The Harlem Festival of Culture (HFC) - the modern-day reimagining of the groundbreaking Harlem Cultural Festival of 1969 - hosted its first major event with the 1st Annual Black Independence Awards presented by Uber on Saturday, June 18th at Harlem Parish.
The Harlem Festival of Culture (HFC) – the modern-day reimagining of the groundbreaking Harlem Cultural Festival of 1969 – hosted its first major event with the 1st Annual Black Independence Awards presented by Uber on Saturday, June 18th at Harlem Parish.

The Black Independence Awards is part of the Harlem Festival of Culture, which is now in its first year. HFC’s first annual celebration will consist of a series of live entertainment event experiences and social and economic development programming, culminating with a multiday outdoor music festival to be held in Summer, 2023 in homage to the original event. 

2022 BLACK INDEPENDENCE AWARDS HONOREES

SPECIAL AWARDS 

Champion Award: Awarded to a person or company that has been a champion in  ensuring greater diversity, inclusivity and equitable economic opportunities within their industry.

Honoree: Melba WilsonRenowned Restaurateur and Founder of Melba’s Restaurant

Icon Award: Awarded to a person or company whose contributions have made a notable impact on the world.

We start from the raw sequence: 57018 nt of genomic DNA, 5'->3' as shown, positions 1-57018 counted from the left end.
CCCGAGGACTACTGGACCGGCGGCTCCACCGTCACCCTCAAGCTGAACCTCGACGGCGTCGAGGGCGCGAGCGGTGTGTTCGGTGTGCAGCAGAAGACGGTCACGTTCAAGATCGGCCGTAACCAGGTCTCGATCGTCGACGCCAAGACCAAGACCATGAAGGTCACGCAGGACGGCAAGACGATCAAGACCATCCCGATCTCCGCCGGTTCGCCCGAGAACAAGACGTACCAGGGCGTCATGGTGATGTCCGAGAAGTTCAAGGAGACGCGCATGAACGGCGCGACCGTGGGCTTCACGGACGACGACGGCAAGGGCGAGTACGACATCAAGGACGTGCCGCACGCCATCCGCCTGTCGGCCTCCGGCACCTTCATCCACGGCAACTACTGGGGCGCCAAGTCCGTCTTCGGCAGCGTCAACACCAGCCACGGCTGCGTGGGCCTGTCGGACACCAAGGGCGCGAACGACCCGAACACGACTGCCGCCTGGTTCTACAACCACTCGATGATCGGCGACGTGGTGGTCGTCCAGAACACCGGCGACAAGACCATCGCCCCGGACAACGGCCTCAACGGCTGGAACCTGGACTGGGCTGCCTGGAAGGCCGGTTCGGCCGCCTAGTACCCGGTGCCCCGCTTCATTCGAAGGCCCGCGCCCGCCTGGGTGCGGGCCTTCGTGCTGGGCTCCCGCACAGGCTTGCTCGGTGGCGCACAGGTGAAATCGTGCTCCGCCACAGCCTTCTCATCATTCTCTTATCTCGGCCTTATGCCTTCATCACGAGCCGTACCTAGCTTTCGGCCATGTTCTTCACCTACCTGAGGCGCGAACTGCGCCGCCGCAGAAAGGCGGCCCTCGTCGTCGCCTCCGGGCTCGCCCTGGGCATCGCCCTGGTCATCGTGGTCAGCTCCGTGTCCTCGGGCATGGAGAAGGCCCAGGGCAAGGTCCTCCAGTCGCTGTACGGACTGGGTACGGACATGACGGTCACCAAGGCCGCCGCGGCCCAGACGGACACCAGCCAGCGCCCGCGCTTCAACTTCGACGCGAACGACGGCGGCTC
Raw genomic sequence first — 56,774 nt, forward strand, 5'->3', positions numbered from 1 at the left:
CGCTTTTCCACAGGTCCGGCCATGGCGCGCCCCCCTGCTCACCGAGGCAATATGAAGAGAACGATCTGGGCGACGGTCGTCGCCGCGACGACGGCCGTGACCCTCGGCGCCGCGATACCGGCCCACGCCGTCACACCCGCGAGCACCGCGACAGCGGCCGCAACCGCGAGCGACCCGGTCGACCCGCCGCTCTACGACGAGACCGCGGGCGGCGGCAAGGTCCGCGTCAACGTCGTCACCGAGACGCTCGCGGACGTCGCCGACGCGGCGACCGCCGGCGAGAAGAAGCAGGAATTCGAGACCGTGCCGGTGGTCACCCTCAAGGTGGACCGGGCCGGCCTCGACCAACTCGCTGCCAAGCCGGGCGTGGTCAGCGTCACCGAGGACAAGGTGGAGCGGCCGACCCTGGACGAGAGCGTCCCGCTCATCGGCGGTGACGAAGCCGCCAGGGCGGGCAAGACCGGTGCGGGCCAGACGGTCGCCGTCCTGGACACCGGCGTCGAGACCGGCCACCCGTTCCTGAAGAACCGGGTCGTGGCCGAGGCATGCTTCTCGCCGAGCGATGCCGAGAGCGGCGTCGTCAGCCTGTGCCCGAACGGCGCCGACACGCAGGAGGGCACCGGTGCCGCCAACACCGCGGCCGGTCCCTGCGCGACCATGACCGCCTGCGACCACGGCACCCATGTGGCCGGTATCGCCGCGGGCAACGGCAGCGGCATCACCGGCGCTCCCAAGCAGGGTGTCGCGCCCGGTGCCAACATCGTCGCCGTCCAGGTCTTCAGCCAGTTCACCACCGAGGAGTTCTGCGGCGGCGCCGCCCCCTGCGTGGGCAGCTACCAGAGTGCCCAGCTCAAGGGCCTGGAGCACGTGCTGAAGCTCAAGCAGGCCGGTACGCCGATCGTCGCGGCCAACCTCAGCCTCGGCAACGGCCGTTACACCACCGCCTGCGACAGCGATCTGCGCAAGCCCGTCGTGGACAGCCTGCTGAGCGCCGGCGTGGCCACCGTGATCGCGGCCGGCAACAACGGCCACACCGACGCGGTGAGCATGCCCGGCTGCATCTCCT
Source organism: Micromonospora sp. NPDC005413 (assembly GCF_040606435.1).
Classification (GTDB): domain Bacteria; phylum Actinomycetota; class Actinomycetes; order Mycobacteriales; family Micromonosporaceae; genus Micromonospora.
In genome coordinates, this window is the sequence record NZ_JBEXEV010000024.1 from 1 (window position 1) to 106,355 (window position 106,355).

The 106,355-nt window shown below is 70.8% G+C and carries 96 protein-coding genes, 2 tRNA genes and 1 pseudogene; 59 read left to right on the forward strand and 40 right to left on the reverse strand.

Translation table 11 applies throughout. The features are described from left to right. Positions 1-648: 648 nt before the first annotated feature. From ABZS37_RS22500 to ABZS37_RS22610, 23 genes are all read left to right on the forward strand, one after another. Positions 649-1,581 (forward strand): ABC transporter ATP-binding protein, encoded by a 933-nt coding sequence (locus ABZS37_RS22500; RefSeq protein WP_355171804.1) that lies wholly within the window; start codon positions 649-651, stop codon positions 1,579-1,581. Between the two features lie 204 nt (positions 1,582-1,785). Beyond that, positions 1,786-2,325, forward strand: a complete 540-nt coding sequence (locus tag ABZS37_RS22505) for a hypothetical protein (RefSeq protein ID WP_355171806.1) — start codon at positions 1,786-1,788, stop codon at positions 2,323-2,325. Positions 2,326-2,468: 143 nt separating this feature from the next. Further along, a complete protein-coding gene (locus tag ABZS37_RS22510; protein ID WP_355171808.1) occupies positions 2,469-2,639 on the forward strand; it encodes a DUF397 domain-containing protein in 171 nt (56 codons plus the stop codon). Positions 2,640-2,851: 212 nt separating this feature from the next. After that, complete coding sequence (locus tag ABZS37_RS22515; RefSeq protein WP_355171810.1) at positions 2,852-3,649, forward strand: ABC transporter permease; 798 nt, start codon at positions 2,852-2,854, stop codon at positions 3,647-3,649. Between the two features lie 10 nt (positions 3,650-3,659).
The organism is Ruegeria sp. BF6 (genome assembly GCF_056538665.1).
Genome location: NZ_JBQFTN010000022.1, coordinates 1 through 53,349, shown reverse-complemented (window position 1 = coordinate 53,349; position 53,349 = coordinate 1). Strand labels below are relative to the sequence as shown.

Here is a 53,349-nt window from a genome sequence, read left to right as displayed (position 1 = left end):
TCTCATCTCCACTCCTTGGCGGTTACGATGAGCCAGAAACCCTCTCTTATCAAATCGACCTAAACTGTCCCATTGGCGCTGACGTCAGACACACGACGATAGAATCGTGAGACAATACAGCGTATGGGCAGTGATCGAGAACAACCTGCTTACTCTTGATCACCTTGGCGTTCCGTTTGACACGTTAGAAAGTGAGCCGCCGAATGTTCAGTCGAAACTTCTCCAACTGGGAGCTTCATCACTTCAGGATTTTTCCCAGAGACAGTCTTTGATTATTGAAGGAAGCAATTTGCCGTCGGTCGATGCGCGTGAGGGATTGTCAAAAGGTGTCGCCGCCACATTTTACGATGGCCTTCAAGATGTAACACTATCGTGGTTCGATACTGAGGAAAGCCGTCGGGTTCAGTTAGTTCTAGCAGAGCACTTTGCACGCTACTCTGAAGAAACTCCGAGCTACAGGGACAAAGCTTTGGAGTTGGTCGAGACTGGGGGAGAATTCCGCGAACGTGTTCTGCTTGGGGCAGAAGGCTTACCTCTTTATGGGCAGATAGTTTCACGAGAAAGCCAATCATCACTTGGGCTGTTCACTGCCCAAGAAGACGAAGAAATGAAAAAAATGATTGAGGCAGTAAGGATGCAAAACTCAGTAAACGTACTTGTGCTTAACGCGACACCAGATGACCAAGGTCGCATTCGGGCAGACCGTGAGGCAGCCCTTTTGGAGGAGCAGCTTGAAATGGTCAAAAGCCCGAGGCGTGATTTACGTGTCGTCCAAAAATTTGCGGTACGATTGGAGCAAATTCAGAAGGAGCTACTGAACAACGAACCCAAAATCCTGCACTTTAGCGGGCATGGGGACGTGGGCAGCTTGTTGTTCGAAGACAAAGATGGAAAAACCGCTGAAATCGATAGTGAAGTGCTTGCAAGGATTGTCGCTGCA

Honoree: Dapper Dan – Legendary Fashion Designer 

Vanguard Award: Awarded to a person or company whose leadership and innovation has helped shape the future of their industry.

Honoree: Bevy Smith –  TV personality, author, and actress 

AWARDS BY CATEGORY 

Social Impact Award: Awarded to a person, group or company who has advocated to ensure equity, wellbeing, access, and quality of life for the Harlem community.

Syderia AsberryChresfieldGreater Harlem Coalition, Quality of Life Advocacy, Social Justice

Carmen NeelyHarlem Pride, LGBTQ

Silicon Harlem – Technology Access for Harlem

Valerie Jo Bradley – Marcus Garvey Park Alliance

Billy Council Community Activist, General Manager, Cove Lounge

Cultural Heritage Award: Awarded to a person, group or company whose contributions provide a platform to preserve and/or elevate black culture and its influence on culture/arts, music, film, design, or commerce.

Ty Jones – Classical Theatre of Harlem, Uptown Shakespeare Festival

Neal Shoemaker – Harlem Heritage Tours

Vy Higginsen,– Mama Foundation for the Arts, Sing Harlem

Shay and Guy WoodsHarlem Haberdashery

Sister’s Uptown Bookstore

Maverick Award: Awarded to a person, group or company that has “disrupted” their industry or the marketplace by creating a new space for commerce and representation for the Black community.


Karl Franz Williams – Mixologist; Owner, 67 Orange Street; Uncle Waithley’s Vincy Brew

Harlem Tech Fund

Milton Washington – Cannibas Speakeasy, Rokmill Fitness 

Tandra Birkett and Yvonne JewnellHarlem Fashion Week

Source: Nina Flowers | ninaflowerspr@gmail.com